Breaking out of the box
This morning I took part in a very interesting session that reignited my enthusiasm for the Bellagio Initiative. People, power, politics was the title of our get-together.
This morning I took part in a very interesting session that reignited my enthusiasm for the Bellagio Initiative. People, power, politics was the title of our get-together. For the first time we were really thinking out of the box, or better: breaking out of the box of the development sector. Up until this morning discussions had been dominated by trying to find solutions (or innovations) for problems within the development aid paradigm. In my opinion, there was too much technocratic reasoning going on, and far too little proof of a political approach. But today we did identify several critical issues that need to be addressed – urgently – by development actors, or as it is called here, by the complex development ‘ecosystem’.
It was stated that the concept ‘social justice’ needs to be reinserted into the rather a-political language of development, and become part of the concept of human wellbeing too. The main message brought to the plenary was that philanthropic foundations and development organisations need to adopt a much more ‘people’s centred’ approach. One that takes into account the real needs of people and the solutions that they put forward, as opposed to donor or supply driven solutions.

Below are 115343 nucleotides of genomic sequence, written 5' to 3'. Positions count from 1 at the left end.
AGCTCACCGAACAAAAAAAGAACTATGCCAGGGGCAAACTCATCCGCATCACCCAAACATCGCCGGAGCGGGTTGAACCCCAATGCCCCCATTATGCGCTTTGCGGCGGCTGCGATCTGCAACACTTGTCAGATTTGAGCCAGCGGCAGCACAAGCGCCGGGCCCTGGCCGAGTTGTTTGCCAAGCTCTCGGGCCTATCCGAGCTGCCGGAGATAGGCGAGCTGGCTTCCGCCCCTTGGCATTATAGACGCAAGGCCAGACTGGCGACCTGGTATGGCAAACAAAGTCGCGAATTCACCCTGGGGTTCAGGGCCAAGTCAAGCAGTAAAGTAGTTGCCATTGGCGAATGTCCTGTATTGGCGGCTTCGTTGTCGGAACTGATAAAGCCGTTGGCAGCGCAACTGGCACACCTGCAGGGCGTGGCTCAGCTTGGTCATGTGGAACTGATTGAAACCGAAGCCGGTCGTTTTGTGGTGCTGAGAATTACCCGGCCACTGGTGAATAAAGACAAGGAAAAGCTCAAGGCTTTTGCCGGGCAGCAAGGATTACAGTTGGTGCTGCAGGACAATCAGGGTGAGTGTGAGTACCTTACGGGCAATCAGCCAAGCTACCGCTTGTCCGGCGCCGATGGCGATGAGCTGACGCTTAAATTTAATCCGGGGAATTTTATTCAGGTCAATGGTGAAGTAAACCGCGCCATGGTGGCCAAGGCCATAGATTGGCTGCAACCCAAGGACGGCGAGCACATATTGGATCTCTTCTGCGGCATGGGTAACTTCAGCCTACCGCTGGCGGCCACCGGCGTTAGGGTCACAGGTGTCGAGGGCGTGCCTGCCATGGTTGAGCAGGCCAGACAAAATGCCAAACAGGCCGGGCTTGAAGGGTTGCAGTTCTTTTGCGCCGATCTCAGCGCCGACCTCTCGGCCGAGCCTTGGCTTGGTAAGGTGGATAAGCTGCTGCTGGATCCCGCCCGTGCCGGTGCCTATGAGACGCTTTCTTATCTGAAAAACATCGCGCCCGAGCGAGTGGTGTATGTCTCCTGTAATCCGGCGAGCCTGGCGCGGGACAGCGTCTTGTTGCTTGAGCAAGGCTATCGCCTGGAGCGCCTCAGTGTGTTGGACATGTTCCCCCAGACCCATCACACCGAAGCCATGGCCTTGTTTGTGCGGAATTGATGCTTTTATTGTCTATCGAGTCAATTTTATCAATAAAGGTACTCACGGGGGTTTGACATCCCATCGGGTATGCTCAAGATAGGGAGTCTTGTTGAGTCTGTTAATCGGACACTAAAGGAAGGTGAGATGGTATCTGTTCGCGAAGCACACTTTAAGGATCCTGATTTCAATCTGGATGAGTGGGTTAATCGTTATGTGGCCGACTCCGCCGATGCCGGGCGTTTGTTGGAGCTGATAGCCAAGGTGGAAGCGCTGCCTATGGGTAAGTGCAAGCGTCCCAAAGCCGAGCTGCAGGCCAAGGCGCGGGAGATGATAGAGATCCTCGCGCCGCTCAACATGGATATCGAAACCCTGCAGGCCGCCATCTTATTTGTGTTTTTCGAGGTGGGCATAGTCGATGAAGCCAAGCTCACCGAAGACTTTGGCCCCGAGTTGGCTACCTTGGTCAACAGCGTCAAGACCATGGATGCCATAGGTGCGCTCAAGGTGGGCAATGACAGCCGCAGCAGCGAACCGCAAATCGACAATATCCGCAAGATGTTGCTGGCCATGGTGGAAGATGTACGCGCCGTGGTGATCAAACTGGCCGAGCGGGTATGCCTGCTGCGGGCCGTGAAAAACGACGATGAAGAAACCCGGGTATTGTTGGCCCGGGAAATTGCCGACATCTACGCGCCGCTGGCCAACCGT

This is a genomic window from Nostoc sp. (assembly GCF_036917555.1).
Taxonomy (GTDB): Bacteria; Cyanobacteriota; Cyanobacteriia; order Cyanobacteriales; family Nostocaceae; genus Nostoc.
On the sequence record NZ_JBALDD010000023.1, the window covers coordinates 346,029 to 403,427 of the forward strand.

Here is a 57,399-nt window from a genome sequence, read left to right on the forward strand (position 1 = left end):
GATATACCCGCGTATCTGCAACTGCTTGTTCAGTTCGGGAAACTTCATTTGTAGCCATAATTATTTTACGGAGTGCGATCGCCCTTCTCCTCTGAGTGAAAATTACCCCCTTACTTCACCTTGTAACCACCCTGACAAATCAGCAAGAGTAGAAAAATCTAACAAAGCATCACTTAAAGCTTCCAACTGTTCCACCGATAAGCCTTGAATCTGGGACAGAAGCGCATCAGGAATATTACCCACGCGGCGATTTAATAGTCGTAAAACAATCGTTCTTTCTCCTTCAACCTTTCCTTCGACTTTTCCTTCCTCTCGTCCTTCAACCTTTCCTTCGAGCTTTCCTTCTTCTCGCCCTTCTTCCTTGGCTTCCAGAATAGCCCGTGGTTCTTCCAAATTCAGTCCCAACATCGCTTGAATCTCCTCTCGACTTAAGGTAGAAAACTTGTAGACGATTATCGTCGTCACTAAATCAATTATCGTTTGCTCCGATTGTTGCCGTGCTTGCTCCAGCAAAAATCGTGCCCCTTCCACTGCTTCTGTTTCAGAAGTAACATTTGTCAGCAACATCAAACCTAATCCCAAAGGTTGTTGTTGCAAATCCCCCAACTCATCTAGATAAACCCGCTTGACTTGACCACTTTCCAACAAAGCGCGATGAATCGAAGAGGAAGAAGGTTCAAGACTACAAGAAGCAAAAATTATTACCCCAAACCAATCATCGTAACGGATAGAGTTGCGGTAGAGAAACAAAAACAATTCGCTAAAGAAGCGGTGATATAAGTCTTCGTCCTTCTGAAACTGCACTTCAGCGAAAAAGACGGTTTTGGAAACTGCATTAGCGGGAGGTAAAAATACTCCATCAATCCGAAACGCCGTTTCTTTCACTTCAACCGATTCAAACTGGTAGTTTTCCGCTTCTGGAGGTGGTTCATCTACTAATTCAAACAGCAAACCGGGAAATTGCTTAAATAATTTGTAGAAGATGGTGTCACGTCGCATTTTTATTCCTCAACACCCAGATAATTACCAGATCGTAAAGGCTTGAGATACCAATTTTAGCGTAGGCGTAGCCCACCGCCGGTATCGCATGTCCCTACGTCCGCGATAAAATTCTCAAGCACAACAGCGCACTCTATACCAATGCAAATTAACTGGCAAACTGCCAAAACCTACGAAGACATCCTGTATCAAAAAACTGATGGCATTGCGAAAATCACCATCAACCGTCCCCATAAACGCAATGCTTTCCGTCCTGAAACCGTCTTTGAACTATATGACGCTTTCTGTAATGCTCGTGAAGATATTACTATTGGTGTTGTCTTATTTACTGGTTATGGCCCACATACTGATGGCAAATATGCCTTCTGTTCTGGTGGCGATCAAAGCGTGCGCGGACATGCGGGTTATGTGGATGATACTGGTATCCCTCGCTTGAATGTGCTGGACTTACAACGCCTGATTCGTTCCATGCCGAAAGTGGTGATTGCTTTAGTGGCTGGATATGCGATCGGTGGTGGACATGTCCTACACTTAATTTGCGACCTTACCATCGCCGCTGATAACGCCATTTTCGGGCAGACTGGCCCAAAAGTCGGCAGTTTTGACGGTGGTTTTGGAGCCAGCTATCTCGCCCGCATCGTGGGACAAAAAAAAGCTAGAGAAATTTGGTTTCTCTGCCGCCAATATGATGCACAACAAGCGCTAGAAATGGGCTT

There was also agreement about the lack of connection with, and attention for, the local, national and global social movements that already exist, and whose members work hard to claim their rights, take control of their neighbourhoods, their streets, and their lives. Foundations and development NGO’s lack connections with old and new social movements, such as those that created the Arab Spring, the occupation of squares in Spain, or the wave of Occupy that, as we speak, runs through so many cities.
It was also noted that the development sector needs to be much more in touch with fast changing circumstances in the world, with emerging powers, alternative economic models, and the multiple global crises that jeopardize the wellbeing of many in the world. It is not just the poor in Africa or other developing regions, but also increasingly big groups in the richer nations which are excluded from the fruits of globalisation. And this will get worse if and as the financial crisis persists. Young people in particular, all over the world, face unemployment or very uncertain (‘flexible’) labour. They not only deserve solidarity, but they can be a valuable part of new coalitions that demand more inclusive economic systems and further democratization at many levels.
Such a wide-ranging vision of how to enhance wellbeing should be central to the work of development NGOs and philanthropic foundations. And this also means that they, openly and critically, need to reflect on whether they themselves are perhaps part of a system that inhibits fundamental change.
If these messages, sent out just before the closing hours of this first part of the Bellagio Summit, will survive during the next three modules, I consider the past intensive days of deliberation at the Bellagio Centre a useful investment after all.